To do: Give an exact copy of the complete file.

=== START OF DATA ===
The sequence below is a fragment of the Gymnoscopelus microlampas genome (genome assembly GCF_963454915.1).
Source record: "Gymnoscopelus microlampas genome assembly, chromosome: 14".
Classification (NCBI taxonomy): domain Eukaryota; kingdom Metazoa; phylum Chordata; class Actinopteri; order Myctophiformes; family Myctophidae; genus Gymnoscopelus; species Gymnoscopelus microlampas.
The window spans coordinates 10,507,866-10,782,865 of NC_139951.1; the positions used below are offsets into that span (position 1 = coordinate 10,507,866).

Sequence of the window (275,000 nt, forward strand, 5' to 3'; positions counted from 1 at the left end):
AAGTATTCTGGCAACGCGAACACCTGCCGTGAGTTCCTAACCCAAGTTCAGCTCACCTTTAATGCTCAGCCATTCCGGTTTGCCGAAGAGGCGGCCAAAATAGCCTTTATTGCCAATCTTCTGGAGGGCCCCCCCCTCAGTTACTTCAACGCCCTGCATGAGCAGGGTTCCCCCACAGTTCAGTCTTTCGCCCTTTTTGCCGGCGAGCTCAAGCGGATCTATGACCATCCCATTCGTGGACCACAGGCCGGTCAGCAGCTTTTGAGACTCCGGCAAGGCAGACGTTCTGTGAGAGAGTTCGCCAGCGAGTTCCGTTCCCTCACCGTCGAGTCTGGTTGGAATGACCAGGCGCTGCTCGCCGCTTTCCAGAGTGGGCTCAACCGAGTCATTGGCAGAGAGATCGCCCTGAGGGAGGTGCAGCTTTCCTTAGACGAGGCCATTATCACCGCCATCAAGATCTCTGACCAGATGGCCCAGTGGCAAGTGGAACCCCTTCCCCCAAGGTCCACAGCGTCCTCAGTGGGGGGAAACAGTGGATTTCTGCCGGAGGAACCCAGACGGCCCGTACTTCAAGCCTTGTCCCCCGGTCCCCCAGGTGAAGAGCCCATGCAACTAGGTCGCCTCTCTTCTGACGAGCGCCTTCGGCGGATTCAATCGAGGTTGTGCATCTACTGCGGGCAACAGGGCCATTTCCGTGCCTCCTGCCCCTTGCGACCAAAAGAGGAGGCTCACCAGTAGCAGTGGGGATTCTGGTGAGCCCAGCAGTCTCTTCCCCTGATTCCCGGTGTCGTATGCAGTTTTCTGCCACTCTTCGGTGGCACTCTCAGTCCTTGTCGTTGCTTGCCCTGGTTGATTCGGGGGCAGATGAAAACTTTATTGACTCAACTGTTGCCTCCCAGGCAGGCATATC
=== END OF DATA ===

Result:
The sequence below is a fragment of the Gymnoscopelus microlampas genome (genome assembly GCF_963454915.1).
Source record: "Gymnoscopelus microlampas genome assembly, chromosome: 14".
Classification (NCBI taxonomy): domain Eukaryota; kingdom Metazoa; phylum Chordata; class Actinopteri; order Myctophiformes; family Myctophidae; genus Gymnoscopelus; species Gymnoscopelus microlampas.
The window spans coordinates 10,507,866-10,782,865 of NC_139951.1; the positions used below are offsets into that span (position 1 = coordinate 10,507,866).

Sequence of the window (275,000 nt, forward strand, 5' to 3'; positions counted from 1 at the left end):
AAGTATTCTGGCAACGCGAACACCTGCCGTGAGTTCCTAACCCAAGTTCAGCTCACCTTTAATGCTCAGCCATTCCGGTTTGCCGAAGAGGCGGCCAAAATAGCCTTTATTGCCAATCTTCTGGAGGGCCCCCCCCTCAGTTACTTCAACGCCCTGCATGAGCAGGGTTCCCCCACAGTTCAGTCTTTCGCCCTTTTTGCCGGCGAGCTCAAGCGGATCTATGACCATCCCATTCGTGGACCACAGGCCGGTCAGCAGCTTTTGAGACTCCGGCAAGGCAGACGTTCTGTGAGAGAGTTCGCCAGCGAGTTCCGTTCCCTCACCGTCGAGTCTGGTTGGAATGACCAGGCGCTGCTCGCCGCTTTCCAGAGTGGGCTCAACCGAGTCATTGGCAGAGAGATCGCCCTGAGGGAGGTGCAGCTTTCCTTAGACGAGGCCATTATCACCGCCATCAAGATCTCTGACCAGATGGCCCAGTGGCAAGTGGAACCCCTTCCCCCAAGGTCCACAGCGTCCTCAGTGGGGGGAAACAGTGGATTTCTGCCGGAGGAACCCAGACGGCCCGTACTTCAAGCCTTGTCCCCCGGTCCCCCAGGTGAAGAGCCCATGCAACTAGGTCGCCTCTCTTCTGACGAGCGCCTTCGGCGGATTCAATCGAGGTTGTGCATCTACTGCGGGCAACAGGGCCATTTCCGTGCCTCCTGCCCCTTGCGACCAAAAGAGGAGGCTCACCAGTAGCAGTGGGGATTCTGGTGAGCCCAGCAGTCTCTTCCCCTGATTCCCGGTGTCGTATGCAGTTTTCTGCCACTCTTCGGTGGCACTCTCAGTCCTTGTCGTTGCTTGCCCTGGTTGATTCGGGGGCAGATGAAAACTTTATTGACTCAACTGTTGCCTCCCAGGCAGGCATATC